The contracts have been signed, and the first high-speed railway in the Americas will be built very soon - but not where you're thinking. Argentina's new President Christina Kirchner, wife of former President Nestor Kirchner, signed the papers last month with a consortium led by French company Alstom to connect the country's major cities by high-speed rail.
The $1.35 billion contract calls for a 440 mile (710 km) high-speed rail corridor to connect Buenos Aires with Rosario and Cordoba. A second line will connect Buenos Aires with Mar del Plata in the future. The train will cut down travel time between Buenos Aires and Cordoba from fourteen hours today to a mere three hours a couple years from now.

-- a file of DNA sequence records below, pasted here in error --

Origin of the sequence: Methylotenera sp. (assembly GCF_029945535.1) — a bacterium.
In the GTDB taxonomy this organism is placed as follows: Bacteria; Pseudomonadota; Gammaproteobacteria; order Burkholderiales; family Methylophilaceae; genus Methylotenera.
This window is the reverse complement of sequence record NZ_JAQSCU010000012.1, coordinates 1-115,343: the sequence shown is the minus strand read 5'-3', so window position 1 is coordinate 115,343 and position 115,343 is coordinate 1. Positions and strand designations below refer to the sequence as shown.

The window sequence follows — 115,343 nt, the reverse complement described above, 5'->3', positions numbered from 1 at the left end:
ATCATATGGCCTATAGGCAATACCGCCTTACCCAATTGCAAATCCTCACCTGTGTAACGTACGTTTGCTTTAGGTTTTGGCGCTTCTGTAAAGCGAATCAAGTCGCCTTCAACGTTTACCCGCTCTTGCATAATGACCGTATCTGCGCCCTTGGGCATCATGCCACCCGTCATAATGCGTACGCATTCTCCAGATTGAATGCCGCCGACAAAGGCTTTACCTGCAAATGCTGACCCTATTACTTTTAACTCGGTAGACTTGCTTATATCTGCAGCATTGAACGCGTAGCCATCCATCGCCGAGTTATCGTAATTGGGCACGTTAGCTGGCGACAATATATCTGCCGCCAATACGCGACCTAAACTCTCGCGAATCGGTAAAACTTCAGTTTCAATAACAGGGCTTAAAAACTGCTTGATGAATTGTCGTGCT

The is quite a step in Latin America, where rail service has been systematically mismanaged, neglected and dismantled in recent years, and bus service has become the standard for long distance journeys. Not to be outdone by its neighbor, Brazil is planning its own intercity passenger rail service, with a high-speed connection proposed between Rio de Janeiro and Sao Paulo.
The closest thing in North America to high-speed passenger rail is Amtrak's Acela, which runs at speeds of between 75 mph (120 km/h) and 150 mph (241 km/h). High-speed rail is generally defined as passenger rail running at speeds in excess of 125 mph (200 km/h). High-speed rail networks are being planning in Canada and in California. However, some advocates of high-speed rail travel are calling for the US to build a nationwide network as part of its response to dwindling resources and the environmental crisis.